It’s important for the town to reduce its sewage flow, because once it joins the county line, the borough will be charged by the amount being sent. The new system will also be addressing leaks that were occurring during major storm events.

There are also several projects in progress in neighboring Woolwich Township.

Mayor Craig Frederick provided the status of the newly planned 170-foot water tank tower, to be built on Pancoast Road. The project was approved by the Woolwich Township Joint Land Use Board (JLUB) and the company in charge of the construction will be Aqua New Jersey.

CONSTRUCTION is underway on the ShopRite on Center Square Road in Woolwich Township. At 78,000 square feet, the new ShopRite in Woolwich Township will be the newest and one of the largest ShopRite stores in Gloucester County.

The ShopRite supermarket is actively being built on Center Square and Auburn Roads, and is still on target for an April 2023 opening. Phase two of the construction will include two pad sites (smaller buildings adjacent to the shopping center). Those businesses and other retail discussions for the center are occurring, but are still in the early planning stages.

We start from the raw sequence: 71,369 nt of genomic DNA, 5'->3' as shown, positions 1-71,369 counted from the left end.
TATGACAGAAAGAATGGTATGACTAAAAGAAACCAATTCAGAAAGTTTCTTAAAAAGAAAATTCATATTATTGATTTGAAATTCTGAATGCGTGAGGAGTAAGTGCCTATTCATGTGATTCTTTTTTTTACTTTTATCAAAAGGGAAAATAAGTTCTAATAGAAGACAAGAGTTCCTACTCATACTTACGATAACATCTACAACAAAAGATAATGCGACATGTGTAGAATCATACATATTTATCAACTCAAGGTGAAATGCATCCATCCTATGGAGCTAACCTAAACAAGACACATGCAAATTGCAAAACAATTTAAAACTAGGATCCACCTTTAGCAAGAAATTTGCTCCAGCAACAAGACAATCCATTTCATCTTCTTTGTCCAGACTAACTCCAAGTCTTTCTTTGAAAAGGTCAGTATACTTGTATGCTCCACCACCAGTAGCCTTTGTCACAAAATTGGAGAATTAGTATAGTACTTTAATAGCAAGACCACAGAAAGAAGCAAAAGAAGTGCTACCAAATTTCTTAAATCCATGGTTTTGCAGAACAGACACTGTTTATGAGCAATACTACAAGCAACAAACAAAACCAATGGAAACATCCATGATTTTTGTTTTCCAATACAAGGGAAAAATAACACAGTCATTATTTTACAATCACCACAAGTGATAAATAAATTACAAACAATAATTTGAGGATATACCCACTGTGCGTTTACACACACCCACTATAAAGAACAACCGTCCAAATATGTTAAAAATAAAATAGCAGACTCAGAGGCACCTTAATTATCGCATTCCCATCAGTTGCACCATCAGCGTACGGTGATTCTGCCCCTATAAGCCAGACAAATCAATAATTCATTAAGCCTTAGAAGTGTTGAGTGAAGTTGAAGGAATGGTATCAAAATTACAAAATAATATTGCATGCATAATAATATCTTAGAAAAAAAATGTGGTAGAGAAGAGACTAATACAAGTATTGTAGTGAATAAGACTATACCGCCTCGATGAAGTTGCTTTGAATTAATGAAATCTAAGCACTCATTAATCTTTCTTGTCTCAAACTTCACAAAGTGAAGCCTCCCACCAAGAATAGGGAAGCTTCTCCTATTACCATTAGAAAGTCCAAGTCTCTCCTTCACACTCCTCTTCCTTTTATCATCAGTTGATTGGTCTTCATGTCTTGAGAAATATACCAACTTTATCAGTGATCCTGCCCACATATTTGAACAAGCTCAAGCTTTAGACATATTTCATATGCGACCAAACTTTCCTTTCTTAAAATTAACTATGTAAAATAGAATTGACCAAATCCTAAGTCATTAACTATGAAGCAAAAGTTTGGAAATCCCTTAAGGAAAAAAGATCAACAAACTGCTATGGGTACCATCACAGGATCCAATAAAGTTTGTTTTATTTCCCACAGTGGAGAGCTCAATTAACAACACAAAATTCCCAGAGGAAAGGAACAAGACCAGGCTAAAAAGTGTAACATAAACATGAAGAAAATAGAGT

A continuation of Weatherby residential is being built on Kings Highway near Rainey Road.

A residential home will be built on the east side of the old Beckett golf course property. There have been several inquiries about the west side of the property, but no action has yet been taken.

The mayor reported that the sewer and water pump station across from Kingsway High School that will service along route 322 is still on target to be operational by April of 2023.  

Frederick gave an update on other large-scale projects being considered for the Kingsway Landing Redevelopment Plan.

“I meet regularly with Wolfson along with other developers looking to build within the Kingsway Landing Redevelopment Plan. This includes warehouse, retail, and residential. Everyone is actively monitoring the implementation of the sewer and water as well as required road improvements,” Frederick said.